Why are opel cars called Vauxhall in England?

22 Answers

  • 1 decade ago
    Favourite answer

    Vauxhall was an independent manufacturer, named after the area of the same name in London in 1857 where they first set up before moving production to Luton in Bedfordshire in 1905.

    In 1925, the company was purchased by GM of America to give it a foothold in the UK and ultimately Europe in order to compete with Ford.

    Opel was GMs German subsidiary and in the early 80s they directed an "Opelisation" of the Vauxhall brand which saw many models simply copied or imported. This was to save costs of development. This was also replicated with the Holden brand in Australia and New Zealand.

    The Vauxhall brand was dropped in Ireland (Eire) in 1982 and other countries such as Cyprus, Malta and New Zealand later in the same decade.

    It is generally accepted that the brand is too strong in the UK for GM to get rid of it in favour of Opel though the different model names were gradually dropped in favour of mainly Opel model names e.g. Vectra replaced Cavalier with the exception of Astra which replaced the Opel Kadett.

    Source(s): wikipedia and car nut
  • 4 years ago

    Vauxhall Opel

  • Anonymous
    5 years ago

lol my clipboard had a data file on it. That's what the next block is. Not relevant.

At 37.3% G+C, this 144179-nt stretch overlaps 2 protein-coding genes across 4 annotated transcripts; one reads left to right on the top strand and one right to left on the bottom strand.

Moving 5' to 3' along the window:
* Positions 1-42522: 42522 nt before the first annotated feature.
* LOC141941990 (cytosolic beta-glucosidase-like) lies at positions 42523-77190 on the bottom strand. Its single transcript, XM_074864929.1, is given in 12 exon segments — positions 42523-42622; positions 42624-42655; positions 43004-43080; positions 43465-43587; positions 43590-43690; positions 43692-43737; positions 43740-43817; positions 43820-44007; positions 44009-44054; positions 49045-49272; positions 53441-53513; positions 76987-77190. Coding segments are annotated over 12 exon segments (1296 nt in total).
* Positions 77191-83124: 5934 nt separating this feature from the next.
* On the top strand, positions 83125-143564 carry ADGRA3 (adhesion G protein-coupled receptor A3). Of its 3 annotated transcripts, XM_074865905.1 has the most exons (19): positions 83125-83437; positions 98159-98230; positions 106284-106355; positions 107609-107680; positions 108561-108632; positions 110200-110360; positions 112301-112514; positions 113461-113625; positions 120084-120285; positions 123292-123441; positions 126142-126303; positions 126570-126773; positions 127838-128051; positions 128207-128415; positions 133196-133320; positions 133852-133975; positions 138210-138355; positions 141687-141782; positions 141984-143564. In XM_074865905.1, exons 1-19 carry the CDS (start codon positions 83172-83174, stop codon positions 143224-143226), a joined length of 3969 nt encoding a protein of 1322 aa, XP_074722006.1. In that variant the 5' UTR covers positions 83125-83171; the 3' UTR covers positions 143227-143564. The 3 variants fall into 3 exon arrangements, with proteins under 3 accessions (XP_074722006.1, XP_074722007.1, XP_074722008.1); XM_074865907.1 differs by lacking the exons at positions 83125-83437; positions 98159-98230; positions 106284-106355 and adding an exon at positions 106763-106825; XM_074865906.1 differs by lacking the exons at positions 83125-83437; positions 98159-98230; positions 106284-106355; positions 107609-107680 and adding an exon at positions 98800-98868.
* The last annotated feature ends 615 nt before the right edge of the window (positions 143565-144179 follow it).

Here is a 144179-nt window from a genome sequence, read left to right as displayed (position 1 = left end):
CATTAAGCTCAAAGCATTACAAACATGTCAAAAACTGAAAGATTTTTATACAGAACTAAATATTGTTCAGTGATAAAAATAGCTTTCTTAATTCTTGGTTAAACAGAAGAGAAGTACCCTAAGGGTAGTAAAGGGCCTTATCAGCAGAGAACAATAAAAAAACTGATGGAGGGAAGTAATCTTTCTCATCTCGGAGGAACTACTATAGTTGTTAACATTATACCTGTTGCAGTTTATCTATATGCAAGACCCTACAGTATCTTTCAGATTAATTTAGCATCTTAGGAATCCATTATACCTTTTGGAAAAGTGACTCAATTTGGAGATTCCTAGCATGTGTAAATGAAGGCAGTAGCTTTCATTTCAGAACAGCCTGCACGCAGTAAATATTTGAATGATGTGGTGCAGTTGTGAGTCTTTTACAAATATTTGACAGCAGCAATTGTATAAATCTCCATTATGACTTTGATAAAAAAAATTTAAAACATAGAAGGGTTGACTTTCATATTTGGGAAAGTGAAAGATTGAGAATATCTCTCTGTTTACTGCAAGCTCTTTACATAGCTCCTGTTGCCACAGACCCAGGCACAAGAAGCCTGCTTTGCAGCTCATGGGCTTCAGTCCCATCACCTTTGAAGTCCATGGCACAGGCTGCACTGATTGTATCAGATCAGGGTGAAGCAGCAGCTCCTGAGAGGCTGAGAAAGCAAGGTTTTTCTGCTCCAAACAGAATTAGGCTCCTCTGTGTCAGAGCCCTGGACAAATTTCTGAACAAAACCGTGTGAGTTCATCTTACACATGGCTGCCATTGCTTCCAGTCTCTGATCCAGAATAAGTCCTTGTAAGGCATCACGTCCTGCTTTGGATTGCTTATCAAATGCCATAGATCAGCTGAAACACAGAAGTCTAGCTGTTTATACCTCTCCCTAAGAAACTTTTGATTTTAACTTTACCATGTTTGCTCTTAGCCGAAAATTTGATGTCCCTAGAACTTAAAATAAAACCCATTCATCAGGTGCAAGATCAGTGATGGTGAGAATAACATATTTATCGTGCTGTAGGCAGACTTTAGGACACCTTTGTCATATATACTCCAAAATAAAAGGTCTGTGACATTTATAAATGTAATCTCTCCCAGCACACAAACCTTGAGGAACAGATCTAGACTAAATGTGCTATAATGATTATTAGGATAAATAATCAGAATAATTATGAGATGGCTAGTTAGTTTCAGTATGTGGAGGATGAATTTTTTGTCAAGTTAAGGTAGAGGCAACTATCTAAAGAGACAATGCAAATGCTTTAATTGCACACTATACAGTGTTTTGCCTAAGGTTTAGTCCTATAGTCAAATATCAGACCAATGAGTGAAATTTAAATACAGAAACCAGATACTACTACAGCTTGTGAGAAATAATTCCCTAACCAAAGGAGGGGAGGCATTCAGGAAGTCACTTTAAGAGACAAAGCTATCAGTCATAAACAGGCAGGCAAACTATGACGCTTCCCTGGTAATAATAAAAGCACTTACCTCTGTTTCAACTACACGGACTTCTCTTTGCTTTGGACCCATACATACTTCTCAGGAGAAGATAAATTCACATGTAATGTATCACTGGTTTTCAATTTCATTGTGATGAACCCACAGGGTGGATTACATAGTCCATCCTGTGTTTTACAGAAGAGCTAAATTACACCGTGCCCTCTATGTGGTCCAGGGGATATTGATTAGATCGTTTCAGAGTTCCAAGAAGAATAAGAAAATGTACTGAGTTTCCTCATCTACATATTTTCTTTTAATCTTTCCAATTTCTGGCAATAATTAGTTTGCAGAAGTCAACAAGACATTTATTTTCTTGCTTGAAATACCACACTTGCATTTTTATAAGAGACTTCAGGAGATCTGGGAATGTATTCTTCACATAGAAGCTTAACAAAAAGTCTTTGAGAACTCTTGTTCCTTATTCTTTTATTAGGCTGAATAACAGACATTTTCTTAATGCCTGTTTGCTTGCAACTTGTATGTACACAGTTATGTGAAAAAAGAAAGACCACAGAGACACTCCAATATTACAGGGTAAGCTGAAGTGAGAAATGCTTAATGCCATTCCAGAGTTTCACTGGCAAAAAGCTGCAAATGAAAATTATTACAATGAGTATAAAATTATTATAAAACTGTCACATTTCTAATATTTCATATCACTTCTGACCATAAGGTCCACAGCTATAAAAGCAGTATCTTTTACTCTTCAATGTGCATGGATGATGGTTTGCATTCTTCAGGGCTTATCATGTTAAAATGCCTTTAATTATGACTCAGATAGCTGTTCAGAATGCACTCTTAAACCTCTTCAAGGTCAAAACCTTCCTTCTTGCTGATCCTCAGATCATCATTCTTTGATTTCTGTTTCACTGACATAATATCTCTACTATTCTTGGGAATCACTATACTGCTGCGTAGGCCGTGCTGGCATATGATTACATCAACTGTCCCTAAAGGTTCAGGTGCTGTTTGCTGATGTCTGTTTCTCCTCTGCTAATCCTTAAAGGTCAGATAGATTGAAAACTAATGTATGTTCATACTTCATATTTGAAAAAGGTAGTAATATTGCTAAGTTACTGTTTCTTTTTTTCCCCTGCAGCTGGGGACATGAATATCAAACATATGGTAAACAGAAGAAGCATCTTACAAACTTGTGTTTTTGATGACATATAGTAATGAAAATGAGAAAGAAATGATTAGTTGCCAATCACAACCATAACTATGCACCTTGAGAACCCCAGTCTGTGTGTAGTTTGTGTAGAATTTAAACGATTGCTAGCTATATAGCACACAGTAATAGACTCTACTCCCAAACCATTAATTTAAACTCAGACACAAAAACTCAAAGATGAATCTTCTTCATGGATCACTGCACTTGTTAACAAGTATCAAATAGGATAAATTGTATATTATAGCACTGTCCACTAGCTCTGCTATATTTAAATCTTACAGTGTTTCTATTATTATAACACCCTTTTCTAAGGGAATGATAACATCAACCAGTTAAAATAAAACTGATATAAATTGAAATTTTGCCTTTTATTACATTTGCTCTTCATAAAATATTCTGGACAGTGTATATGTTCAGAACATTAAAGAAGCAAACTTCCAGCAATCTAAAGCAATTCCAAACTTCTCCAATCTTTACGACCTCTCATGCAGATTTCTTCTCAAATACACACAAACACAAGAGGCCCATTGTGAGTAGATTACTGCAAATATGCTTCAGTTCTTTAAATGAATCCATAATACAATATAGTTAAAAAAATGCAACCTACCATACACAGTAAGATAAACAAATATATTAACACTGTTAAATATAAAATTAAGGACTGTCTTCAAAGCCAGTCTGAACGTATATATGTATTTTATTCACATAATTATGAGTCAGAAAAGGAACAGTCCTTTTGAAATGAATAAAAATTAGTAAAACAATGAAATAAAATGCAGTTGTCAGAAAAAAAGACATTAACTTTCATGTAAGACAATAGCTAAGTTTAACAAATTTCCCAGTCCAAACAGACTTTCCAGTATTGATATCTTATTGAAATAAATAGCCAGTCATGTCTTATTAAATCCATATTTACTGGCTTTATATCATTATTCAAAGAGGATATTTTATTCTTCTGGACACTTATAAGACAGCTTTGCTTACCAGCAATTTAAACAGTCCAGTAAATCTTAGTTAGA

It as the late 60s when Opel set about a serious invasion of the UK, it had its own national sales company and was based at GM HQ in Hendon. Gradually dealers were recruited including some Vauxhall dealers who were happy to sell the (perceived) slightly upmarket Opel brand. Thins began to go wrong when the Opel Kadet arrived ahead of the Vauxhall Chevette, making it look like a lesser product. The entire range was more or less duplicated, the situation was getting intolerable and the situation was finally resolved at a meeting of the dealers of both franchises at the NEC in 1981, when it was announced that the franchises were to merge under one organisation based at Luton. Thus began the short life of the Vauxhall-Opel franchise, with the Opel “blitz” and yellow livery joining Vauxhall and GM to form a red, yellow and blue corporate identity which was applied to dealer fascias and letter heads alike. The dealer body was also rationalised. At first remaining dealers sold all products, but given the identical specification of the volume lines this was abandoned before the launch of the MKII Cavalier. A more sensible strategy of using the Vauxhall badge for the volume lines and Opel for the sportier or luxury cars was soon adopted. So now the only Opels sold in th UK were the Manta, Monza and Senator.In 84 the Senator became a Vauxhall to offer businesses a British luxury car, the sporty Mantas and Monzas continued, Monza was dropped in 1987, Manta was dropped in 1988, ever since then there have been no Opels sold in the UK.